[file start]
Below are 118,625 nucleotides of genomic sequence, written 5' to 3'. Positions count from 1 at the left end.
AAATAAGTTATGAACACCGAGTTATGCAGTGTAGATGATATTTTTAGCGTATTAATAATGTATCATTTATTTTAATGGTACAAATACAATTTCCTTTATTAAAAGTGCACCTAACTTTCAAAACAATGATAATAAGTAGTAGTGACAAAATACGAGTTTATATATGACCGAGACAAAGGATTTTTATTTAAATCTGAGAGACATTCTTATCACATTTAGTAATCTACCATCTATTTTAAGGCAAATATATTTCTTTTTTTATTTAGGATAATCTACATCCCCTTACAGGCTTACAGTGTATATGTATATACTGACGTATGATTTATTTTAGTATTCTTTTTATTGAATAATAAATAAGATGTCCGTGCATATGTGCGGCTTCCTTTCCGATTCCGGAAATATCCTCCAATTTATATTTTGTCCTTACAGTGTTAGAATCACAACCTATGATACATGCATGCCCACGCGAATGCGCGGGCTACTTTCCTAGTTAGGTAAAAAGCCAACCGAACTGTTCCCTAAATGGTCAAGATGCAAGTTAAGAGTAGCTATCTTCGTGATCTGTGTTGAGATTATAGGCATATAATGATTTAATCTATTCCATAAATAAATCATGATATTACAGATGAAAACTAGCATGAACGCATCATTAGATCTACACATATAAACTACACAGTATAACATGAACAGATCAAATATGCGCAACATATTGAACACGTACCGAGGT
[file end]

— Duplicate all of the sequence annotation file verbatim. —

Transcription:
Below are 118,625 nucleotides of genomic sequence, written 5' to 3'. Positions count from 1 at the left end.
AAATAAGTTATGAACACCGAGTTATGCAGTGTAGATGATATTTTTAGCGTATTAATAATGTATCATTTATTTTAATGGTACAAATACAATTTCCTTTATTAAAAGTGCACCTAACTTTCAAAACAATGATAATAAGTAGTAGTGACAAAATACGAGTTTATATATGACCGAGACAAAGGATTTTTATTTAAATCTGAGAGACATTCTTATCACATTTAGTAATCTACCATCTATTTTAAGGCAAATATATTTCTTTTTTTATTTAGGATAATCTACATCCCCTTACAGGCTTACAGTGTATATGTATATACTGACGTATGATTTATTTTAGTATTCTTTTTATTGAATAATAAATAAGATGTCCGTGCATATGTGCGGCTTCCTTTCCGATTCCGGAAATATCCTCCAATTTATATTTTGTCCTTACAGTGTTAGAATCACAACCTATGATACATGCATGCCCACGCGAATGCGCGGGCTACTTTCCTAGTTAGGTAAAAAGCCAACCGAACTGTTCCCTAAATGGTCAAGATGCAAGTTAAGAGTAGCTATCTTCGTGATCTGTGTTGAGATTATAGGCATATAATGATTTAATCTATTCCATAAATAAATCATGATATTACAGATGAAAACTAGCATGAACGCATCATTAGATCTACACATATAAACTACACAGTATAACATGAACAGATCAAATATGCGCAACATATTGAACACGTACCGAGGT